The goats have had free run of the 3 biggest pastures since late September – able to go in and out of the pastures whenever they felt like it. When the new tenant cows arrive this spring, we will need to rotate the goats into different pastures opposite the cows. While this isn’t a problem in terms of the amount of grass they will have available to eat, it does present an issue with trying to feed them a little bit of hay over the summer while the cows are here.
The outer barn has ample space to spread out hay in various locations so all of the goats can feed at once without fighting over it. Once the goats are rotated off of the pasture with the barn to the other pastures, there are many fewer places to spread out the hay. We decided to design and build a new homemade goat feeder to feed them their hay.
Here is a video of the goats testing out the new goat feeder:
Unfortunately, the first test was only partially successful. The goats successfully ate some hay from it and were not able to knock it over or lift up the roof. However, they began to eat pieces of the wood off of the feeder itself around the corners. We had to remove the feeder from service until we can make some small tweaks before trying again.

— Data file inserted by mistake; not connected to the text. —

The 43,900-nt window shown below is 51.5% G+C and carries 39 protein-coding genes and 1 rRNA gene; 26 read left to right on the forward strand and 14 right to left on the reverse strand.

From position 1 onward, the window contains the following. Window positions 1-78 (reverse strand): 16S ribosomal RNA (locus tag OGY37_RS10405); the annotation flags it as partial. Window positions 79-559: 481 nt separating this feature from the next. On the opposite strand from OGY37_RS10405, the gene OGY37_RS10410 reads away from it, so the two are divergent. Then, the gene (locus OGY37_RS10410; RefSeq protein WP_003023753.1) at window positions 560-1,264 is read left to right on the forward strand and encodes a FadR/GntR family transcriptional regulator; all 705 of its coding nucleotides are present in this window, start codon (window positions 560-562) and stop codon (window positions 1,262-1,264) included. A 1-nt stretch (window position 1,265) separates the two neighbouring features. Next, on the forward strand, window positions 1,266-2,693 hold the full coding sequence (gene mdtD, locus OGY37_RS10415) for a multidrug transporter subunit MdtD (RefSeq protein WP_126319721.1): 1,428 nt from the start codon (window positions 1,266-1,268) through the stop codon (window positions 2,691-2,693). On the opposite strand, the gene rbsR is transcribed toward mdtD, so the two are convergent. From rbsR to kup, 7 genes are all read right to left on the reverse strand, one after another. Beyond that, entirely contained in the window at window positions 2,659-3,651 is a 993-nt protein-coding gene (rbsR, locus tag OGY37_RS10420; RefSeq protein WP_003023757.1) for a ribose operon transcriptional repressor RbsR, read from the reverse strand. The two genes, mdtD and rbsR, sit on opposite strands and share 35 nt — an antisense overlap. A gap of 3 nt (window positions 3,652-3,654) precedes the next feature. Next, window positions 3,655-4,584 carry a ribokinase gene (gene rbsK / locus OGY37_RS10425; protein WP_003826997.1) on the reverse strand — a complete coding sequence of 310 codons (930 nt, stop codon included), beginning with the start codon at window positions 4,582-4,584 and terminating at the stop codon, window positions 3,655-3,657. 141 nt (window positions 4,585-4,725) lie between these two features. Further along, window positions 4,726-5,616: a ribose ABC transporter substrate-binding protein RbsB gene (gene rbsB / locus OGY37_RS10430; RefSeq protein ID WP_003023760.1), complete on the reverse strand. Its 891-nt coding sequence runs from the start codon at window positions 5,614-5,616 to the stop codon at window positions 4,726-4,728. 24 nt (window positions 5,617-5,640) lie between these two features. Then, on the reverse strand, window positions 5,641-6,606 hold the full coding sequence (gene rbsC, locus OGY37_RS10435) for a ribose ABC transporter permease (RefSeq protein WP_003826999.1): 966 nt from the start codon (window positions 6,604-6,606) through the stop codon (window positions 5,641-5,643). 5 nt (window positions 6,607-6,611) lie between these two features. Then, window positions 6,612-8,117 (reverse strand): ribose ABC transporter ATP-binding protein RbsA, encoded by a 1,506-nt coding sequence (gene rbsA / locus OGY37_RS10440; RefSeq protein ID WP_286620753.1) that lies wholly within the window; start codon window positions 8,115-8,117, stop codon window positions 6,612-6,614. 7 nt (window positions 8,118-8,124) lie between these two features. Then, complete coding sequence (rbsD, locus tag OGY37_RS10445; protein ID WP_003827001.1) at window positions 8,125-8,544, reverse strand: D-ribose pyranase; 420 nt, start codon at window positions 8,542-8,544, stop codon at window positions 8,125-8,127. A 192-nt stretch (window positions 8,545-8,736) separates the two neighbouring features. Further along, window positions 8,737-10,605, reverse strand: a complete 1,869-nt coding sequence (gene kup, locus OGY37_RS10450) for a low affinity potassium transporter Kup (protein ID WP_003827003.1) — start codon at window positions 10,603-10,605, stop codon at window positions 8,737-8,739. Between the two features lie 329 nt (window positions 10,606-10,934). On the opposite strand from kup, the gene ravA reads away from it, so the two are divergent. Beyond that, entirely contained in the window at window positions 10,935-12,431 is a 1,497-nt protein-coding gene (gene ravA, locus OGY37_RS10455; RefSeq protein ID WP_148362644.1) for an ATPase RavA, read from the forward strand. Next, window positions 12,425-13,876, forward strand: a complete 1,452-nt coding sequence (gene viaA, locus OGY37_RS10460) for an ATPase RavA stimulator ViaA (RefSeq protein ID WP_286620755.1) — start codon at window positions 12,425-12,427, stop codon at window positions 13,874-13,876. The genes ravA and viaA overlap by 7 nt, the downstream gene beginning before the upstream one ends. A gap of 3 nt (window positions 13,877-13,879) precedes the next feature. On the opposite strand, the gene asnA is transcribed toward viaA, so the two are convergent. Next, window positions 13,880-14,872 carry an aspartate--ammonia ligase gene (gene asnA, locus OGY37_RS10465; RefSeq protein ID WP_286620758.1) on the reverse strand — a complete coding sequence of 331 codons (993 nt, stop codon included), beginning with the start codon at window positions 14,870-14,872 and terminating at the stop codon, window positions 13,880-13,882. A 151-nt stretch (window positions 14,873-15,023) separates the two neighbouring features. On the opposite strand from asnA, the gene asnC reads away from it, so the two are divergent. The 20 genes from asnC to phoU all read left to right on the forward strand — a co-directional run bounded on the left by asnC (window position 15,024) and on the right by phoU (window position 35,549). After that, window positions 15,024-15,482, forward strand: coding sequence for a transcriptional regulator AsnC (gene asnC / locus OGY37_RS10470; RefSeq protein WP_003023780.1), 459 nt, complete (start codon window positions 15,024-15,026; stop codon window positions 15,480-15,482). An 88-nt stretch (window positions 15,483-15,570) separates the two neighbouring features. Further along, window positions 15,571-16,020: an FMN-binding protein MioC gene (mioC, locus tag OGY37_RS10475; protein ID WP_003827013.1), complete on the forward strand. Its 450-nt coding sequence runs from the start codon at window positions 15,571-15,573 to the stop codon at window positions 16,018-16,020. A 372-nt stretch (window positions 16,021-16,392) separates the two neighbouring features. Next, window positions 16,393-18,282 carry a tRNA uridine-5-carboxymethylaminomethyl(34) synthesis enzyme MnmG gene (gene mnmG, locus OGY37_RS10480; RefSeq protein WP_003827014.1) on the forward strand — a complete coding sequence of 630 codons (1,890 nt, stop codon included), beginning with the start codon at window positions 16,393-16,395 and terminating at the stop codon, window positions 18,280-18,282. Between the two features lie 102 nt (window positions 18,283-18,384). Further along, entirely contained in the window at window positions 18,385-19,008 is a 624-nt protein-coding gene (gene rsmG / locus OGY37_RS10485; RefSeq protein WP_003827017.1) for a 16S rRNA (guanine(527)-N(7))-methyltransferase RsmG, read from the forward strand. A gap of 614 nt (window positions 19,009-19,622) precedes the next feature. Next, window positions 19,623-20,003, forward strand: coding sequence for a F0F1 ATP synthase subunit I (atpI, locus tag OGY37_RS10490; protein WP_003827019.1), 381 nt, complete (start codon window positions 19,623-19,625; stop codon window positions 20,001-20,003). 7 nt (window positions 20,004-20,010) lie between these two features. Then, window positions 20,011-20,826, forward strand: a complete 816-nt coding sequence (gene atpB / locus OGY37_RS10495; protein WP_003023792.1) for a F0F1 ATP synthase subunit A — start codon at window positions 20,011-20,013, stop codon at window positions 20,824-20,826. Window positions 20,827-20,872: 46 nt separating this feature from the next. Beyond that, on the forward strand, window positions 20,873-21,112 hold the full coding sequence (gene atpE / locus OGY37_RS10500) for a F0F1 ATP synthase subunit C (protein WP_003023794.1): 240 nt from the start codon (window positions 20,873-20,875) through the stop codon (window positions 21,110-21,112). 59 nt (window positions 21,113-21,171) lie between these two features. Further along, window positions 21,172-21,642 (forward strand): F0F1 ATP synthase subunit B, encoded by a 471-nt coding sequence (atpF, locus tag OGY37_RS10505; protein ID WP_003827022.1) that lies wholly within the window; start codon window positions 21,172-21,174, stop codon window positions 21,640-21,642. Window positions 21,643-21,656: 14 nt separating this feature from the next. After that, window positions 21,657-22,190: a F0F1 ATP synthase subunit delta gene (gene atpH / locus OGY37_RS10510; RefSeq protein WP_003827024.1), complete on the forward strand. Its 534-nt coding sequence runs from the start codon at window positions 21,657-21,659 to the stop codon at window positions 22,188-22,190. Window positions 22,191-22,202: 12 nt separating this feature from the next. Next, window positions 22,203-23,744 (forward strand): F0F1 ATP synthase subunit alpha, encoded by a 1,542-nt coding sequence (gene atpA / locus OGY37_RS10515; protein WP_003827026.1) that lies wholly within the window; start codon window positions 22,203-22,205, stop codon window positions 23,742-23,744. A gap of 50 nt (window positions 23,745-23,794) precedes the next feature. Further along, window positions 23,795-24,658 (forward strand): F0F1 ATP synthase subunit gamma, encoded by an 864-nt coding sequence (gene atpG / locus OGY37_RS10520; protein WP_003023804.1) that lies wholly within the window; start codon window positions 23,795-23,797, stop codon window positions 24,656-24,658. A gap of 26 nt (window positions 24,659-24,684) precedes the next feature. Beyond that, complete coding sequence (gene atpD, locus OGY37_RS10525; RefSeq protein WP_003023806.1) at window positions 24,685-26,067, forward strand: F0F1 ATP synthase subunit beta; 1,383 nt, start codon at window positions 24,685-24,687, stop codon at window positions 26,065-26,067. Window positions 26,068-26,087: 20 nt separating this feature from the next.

Click through for a more detailed description of the goat feeder.
The first stage was designing the feeder. To design the feeder, first you need to determine the requirements for the finished project.
In this case, we needed (i) to have an easy way to move the feeder between pastures, (ii) a roof to keep the hay somewhat dry, (iii) a tray beneath the hay feeder to catch dropped hay and avoid having it touch the ground (as our goats are somewhat picky about their hay and usually don’t eat it after it hits the ground – even though they eat the grass which is attached to the ground!), and (iv) a hay feeder area with small enough openings to slow the goats pulling out all of the hay too quickly.
My family was visiting and they brought along some old wheels with them. The wheels (when attached with bolts and washers) permit the feeder to be rolled from pasture to pasture. It isn’t the easiest to move over un-even ground in the pastures, especially when the grass gets long, but because we only need to move it every couple of weeks, it will work well enough for our purposes.
For the roof, we were able to find some spare plastic roofing in the barn. For the tray, we were able to use a simple piece of plywood we had on hand already. For the main portion of the hay feeder, we were able to locate an old metal shelf in the barn which could be bent into a v-shape – it already had small enough openings. For the sides of the hay feeder, we used some spare wire fencing which I zip-tied to the metal shelf. We did need to buy several new 2x4s to use to make the X-portion of the frame and the cross bracing.
To make the hay easier to load into the feeder, we made the roof open on hinges. We had some old hinges in the barn which worked well enough.
After the results of the first test, we need to make a few minor modifications to cover the corners with metal to prevent the goats from eating the corners. Once that is complete, we should be ready for trial #2.